About

Randy Krum infographic designerRandy Krum

President of InfoNewt.
Data Visualization, Infographic Design, Visual Thinking, Product Development and Marketing professional fascinated by good infographics.  Always looking for better ways to get the point across.

 

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Infographic Design

Looking for help creating your own infographics?  Randy’s infographic and data visualziation design company:

InfoNewt Infographic Design

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Entries in internet (184)

Thursday
Sep092010

The Web 2.0 Points of Control Map

 

The Web 2.0 Summit Points of Control Map is a very cool, interactive map.  As part of the marketing for the upcoming Web 2.0 Summit (November 15-17 in San Francisco) they have released this interactive map that takes the metaphor of web companies/brands as countries on a map (from xkcd.com and flowtown.com) to a new level.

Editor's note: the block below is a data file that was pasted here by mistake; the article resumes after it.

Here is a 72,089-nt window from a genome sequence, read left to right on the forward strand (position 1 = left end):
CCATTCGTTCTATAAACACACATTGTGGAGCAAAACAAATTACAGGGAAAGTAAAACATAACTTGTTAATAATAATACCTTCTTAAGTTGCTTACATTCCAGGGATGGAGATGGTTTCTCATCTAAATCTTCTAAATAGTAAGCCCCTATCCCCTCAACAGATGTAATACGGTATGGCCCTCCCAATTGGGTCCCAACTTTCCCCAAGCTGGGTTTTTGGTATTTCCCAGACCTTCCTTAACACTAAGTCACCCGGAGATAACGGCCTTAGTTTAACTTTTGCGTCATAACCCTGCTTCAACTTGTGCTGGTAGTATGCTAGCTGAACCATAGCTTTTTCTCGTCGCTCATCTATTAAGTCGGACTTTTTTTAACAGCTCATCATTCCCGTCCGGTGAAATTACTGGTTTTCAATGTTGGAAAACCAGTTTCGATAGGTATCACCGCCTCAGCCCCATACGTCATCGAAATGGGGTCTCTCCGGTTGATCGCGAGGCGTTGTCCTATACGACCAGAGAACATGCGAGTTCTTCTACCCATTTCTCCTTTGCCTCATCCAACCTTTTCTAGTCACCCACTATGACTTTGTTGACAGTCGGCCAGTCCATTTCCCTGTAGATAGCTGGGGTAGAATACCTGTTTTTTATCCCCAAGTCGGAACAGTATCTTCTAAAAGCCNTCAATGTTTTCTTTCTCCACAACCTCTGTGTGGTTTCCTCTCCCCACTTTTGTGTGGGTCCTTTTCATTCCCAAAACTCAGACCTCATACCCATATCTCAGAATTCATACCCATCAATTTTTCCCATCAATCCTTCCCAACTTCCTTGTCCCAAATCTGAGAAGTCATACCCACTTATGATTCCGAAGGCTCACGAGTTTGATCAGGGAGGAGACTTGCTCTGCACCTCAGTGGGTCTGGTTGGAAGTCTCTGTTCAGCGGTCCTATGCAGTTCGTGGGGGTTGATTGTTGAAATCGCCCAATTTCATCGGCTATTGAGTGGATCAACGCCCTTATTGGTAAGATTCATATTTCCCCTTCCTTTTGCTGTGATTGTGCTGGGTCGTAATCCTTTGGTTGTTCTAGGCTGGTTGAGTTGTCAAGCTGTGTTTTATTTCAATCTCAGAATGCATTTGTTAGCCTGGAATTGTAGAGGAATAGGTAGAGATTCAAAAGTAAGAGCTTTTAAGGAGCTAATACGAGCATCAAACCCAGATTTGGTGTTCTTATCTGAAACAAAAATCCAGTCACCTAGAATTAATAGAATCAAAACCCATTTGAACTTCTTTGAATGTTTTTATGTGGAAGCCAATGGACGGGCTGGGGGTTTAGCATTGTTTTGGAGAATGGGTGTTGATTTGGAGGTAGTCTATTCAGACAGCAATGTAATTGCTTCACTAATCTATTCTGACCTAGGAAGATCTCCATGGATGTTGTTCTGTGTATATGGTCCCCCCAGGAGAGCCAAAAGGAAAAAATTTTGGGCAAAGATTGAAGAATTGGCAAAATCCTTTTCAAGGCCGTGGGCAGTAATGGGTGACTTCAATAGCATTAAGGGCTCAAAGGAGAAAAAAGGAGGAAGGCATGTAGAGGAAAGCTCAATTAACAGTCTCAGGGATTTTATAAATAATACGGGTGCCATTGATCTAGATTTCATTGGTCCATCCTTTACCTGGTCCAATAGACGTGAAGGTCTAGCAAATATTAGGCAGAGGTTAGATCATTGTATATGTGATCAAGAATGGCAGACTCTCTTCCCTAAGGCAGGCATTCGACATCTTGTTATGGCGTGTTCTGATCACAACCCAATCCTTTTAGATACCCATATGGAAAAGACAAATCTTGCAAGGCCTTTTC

Pan and Zoom to explore the map, and click the icons to get some insight about each player and their position.

Then, turn on the comments view to discuss the map with others and add your own ideas!

 

By clicking on any of the company icons at the top, arrows are shown to indicate the business areas (continents) that the companies are trying to expand into (colonize).  You can turn them on one at a time, or turn many of them on at the same time.

Additionally, you can select any individual icon to get more details:

John Battelle has an in-depth post on the Web 2.0 Summit blog, Points of Control: The Map, about the creation of the map, and his hope that others will add to it in the future.

We’ve put the entire map under a Creative Commons Attribution-NonCommercial-ShareAlike 3.0 Unported License, which means we want you to take this idea and add to it, making it better. Once our amazing development partners at Blend Interactive catch their breath, we also plan to release the code and documentation, so you can create your own maps as well.